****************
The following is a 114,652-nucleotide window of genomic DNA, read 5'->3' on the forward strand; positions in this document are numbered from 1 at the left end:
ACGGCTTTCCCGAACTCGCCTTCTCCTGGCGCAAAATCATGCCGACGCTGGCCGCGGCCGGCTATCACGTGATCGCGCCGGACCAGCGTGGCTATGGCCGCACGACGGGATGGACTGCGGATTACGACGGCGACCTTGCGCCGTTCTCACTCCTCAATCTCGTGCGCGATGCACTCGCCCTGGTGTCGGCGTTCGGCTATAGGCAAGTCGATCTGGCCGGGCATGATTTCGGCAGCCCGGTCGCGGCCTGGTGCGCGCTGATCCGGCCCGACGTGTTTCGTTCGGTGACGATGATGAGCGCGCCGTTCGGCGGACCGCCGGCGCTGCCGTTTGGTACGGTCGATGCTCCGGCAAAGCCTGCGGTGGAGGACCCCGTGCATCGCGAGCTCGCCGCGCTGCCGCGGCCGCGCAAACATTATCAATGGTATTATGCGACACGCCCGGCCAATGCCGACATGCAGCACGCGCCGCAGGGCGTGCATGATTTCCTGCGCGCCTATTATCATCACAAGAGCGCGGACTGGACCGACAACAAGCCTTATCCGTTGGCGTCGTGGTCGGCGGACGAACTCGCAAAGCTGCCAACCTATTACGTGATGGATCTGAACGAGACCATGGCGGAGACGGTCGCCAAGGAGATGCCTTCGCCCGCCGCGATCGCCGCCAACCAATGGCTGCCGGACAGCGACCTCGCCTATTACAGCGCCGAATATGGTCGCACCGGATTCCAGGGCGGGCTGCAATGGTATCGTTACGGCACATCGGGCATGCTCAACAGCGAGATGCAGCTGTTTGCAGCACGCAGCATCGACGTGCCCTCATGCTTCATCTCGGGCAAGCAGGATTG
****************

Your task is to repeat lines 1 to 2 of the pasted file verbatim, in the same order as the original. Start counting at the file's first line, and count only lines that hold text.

The following is a 114,652-nucleotide window of genomic DNA, read 5'->3' on the forward strand; positions in this document are numbered from 1 at the left end:
ACGGCTTTCCCGAACTCGCCTTCTCCTGGCGCAAAATCATGCCGACGCTGGCCGCGGCCGGCTATCACGTGATCGCGCCGGACCAGCGTGGCTATGGCCGCACGACGGGATGGACTGCGGATTACGACGGCGACCTTGCGCCGTTCTCACTCCTCAATCTCGTGCGCGATGCACTCGCCCTGGTGTCGGCGTTCGGCTATAGGCAAGTCGATCTGGCCGGGCATGATTTCGGCAGCCCGGTCGCGGCCTGGTGCGCGCTGATCCGGCCCGACGTGTTTCGTTCGGTGACGATGATGAGCGCGCCGTTCGGCGGACCGCCGGCGCTGCCGTTTGGTACGGTCGATGCTCCGGCAAAGCCTGCGGTGGAGGACCCCGTGCATCGCGAGCTCGCCGCGCTGCCGCGGCCGCGCAAACATTATCAATGGTATTATGCGACACGCCCGGCCAATGCCGACATGCAGCACGCGCCGCAGGGCGTGCATGATTTCCTGCGCGCCTATTATCATCACAAGAGCGCGGACTGGACCGACAACAAGCCTTATCCGTTGGCGTCGTGGTCGGCGGACGAACTCGCAAAGCTGCCAACCTATTACGTGATGGATCTGAACGAGACCATGGCGGAGACGGTCGCCAAGGAGATGCCTTCGCCCGCCGCGATCGCCGCCAACCAATGGCTGCCGGACAGCGACCTCGCCTATTACAGCGCCGAATATGGTCGCACCGGATTCCAGGGCGGGCTGCAATGGTATCGTTACGGCACATCGGGCATGCTCAACAGCGAGATGCAGCTGTTTGCAGCACGCAGCATCGACGTGCCCTCATGCTTCATCTCGGGCAAGCAGGATTG